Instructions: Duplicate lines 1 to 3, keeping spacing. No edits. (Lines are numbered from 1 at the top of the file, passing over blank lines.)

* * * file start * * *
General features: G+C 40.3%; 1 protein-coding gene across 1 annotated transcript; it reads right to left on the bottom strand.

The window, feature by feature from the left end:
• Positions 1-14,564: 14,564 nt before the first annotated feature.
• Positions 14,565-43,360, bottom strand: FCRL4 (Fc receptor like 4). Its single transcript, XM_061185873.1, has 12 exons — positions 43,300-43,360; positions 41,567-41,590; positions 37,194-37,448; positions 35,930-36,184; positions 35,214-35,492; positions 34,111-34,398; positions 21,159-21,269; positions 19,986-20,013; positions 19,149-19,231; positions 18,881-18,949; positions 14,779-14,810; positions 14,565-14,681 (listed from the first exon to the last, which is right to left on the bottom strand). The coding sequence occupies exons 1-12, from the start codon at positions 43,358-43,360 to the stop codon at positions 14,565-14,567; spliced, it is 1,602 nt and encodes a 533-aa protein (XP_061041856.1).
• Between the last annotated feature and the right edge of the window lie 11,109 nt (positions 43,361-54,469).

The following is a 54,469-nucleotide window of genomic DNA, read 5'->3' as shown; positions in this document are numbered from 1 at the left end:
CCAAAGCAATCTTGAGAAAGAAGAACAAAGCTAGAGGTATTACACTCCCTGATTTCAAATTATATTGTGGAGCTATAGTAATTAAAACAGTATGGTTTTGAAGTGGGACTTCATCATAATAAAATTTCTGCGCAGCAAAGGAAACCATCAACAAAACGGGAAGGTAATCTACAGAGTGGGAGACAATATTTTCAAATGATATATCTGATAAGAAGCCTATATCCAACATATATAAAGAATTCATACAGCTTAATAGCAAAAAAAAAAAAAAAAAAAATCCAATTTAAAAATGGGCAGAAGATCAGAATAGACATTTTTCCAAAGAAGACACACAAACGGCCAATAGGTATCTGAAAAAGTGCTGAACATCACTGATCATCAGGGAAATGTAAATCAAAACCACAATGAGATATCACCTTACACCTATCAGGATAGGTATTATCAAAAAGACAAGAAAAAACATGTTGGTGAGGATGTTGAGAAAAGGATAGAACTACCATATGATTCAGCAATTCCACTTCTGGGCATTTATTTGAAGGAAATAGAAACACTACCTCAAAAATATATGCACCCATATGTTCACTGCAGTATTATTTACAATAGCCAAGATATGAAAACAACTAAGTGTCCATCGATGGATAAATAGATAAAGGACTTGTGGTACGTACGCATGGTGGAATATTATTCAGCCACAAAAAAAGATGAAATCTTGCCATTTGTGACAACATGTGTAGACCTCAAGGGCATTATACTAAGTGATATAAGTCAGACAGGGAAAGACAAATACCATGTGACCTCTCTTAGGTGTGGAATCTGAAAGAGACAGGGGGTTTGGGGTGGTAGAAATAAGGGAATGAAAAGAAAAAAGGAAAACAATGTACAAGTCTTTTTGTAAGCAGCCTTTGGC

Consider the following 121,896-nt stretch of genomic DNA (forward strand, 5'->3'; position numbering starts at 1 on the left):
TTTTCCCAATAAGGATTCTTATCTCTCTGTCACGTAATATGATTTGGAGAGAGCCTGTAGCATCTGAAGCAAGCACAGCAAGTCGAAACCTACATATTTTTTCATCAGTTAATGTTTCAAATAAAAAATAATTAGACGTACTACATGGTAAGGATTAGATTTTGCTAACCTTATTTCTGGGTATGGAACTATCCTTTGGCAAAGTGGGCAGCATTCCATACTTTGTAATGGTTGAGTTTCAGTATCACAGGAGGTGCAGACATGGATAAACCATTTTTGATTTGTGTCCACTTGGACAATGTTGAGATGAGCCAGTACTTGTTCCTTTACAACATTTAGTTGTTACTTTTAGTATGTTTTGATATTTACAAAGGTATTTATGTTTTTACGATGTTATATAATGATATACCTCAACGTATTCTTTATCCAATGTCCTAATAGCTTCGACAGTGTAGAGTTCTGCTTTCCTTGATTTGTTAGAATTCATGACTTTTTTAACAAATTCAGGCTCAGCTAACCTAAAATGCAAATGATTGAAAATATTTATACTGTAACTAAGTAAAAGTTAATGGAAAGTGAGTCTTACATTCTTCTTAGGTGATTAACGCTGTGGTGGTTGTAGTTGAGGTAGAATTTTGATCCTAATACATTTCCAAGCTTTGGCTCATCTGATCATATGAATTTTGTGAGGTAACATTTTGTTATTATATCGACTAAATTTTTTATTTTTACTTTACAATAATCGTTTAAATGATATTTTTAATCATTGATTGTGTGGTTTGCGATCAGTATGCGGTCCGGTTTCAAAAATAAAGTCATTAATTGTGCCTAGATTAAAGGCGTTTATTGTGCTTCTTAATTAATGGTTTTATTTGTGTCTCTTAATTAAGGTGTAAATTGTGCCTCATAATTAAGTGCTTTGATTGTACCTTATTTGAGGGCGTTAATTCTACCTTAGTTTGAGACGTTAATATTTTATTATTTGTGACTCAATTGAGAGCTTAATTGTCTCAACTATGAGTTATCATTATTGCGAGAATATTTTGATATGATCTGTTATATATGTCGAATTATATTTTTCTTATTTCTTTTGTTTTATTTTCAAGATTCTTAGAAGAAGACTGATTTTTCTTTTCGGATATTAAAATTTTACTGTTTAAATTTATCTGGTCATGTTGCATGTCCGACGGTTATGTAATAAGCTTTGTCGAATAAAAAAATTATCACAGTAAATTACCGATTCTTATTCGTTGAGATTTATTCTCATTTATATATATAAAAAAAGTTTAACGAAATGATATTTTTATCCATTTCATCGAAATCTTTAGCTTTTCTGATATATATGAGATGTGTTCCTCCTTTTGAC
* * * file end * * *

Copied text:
General features: G+C 40.3%; 1 protein-coding gene across 1 annotated transcript; it reads right to left on the bottom strand.

The window, feature by feature from the left end:
• Positions 1-14,564: 14,564 nt before the first annotated feature.